Put pressure on wounds or scratches slowly and firmly. Raise the area, if you can, above the level of the heart. If the nose starts to bleed, squeeze the top of it and place a tissue at the aperture. Continuously do this to stop the bleeding.
To identify purpura, the doctor will examine the skin, and they could inquire about the family's medical history and also past medical history, including when the spots first appeared. In addition to blood and platelet counts, your doctor could also take a Coagulation Profile ,Occult Blood tests of Urine & Stool & skin biopsy,
These tests will aid in determining whether a more severe issue, such as a platelet or blood problem, is the cause of the Purpura. Platelet counts can establish the origin of Purpura and assist your doctor in choosing the most effective treatment option.
Children and adults are both prone to Purpura, and children who get it followed by a viral illness typically recover fully independently. Within a few months of the disorder's start, most children with thrombocytopenic Purpura fully recover. However, the causes of Purpura in adults are typically long-lasting, necessitating medical attention to help control symptoms and maintain healthy platelet counts.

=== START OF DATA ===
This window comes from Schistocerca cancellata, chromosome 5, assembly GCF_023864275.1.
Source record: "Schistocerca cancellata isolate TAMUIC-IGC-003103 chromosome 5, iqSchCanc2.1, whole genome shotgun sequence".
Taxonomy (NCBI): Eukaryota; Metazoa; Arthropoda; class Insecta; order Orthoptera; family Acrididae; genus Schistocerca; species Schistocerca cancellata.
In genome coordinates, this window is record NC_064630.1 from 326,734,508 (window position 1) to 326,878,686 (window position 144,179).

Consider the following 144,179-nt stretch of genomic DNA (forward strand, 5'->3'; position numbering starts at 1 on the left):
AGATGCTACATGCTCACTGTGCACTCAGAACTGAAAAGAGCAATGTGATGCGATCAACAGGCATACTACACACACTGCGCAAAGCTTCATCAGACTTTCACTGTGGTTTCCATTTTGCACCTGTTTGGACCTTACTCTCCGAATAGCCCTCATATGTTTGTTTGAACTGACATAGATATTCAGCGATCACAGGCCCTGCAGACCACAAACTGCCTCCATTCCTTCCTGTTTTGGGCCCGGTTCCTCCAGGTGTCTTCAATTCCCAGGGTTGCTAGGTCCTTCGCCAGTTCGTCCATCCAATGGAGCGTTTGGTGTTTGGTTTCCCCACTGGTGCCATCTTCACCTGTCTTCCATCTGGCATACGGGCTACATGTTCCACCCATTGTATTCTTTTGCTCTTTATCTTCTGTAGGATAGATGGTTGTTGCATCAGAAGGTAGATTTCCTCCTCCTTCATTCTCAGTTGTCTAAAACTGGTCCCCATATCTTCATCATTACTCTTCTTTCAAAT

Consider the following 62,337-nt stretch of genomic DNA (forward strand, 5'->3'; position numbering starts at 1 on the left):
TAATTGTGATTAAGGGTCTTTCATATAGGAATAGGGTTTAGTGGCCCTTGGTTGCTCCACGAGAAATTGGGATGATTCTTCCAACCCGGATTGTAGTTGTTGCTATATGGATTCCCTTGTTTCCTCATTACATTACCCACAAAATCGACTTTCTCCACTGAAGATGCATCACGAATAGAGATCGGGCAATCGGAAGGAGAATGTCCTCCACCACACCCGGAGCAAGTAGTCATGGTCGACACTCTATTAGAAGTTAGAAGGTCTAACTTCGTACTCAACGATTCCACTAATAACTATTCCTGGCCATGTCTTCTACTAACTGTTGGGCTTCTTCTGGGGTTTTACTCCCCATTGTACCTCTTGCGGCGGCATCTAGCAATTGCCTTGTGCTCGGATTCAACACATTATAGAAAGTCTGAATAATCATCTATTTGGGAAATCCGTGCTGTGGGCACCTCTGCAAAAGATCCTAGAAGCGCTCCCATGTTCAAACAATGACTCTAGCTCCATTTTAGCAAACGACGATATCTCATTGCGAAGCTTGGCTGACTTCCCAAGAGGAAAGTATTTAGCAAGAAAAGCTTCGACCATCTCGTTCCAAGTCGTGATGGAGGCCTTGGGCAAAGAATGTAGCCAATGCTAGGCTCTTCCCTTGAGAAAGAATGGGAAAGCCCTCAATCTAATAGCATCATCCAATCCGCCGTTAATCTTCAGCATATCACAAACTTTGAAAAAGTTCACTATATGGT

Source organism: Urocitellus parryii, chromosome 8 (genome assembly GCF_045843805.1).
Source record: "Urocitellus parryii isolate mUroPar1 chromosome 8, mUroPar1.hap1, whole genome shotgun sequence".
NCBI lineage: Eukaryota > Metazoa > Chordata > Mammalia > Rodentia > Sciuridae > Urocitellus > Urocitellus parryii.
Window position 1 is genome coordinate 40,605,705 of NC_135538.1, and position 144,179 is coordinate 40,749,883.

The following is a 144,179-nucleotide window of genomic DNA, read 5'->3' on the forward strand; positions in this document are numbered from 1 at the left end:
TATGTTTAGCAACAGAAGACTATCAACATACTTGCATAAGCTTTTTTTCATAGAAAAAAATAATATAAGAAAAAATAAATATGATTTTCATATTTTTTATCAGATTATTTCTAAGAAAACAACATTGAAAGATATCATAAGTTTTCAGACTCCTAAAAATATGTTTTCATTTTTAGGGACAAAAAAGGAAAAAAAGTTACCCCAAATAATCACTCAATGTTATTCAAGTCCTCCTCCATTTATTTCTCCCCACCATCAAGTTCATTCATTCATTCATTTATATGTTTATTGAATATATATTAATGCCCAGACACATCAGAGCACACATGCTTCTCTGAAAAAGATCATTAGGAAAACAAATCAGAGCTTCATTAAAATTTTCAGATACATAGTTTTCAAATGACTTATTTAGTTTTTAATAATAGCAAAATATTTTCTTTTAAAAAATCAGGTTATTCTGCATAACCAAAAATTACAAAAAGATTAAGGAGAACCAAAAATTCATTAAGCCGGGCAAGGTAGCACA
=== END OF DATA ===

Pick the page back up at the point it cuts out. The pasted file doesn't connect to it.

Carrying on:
Purpura treatment involves treating the underlying cause. Commonly used therapies include:
Steroids can help patients have more platelets. Medicines and other drugs can prevent the immune system from interfering with your platelets if an immune system issue is the cause of your Purpura.
Getting a healthy blood or platelet transfusion through an IV can help increase platelet levels.
Since the spleen stores platelets, removing it surgically can be a safe treatment option in order to decrease the High platelet Count
There could be a need for further treatments. In the case of Henoch-Schönlein purpura, the doctor could advise hemodialysis. When the kidneys cannot do so, this technique filters waste materials out of the blood. The doctor might advise stopping any drugs you are currently taking that prevent your blood from clotting.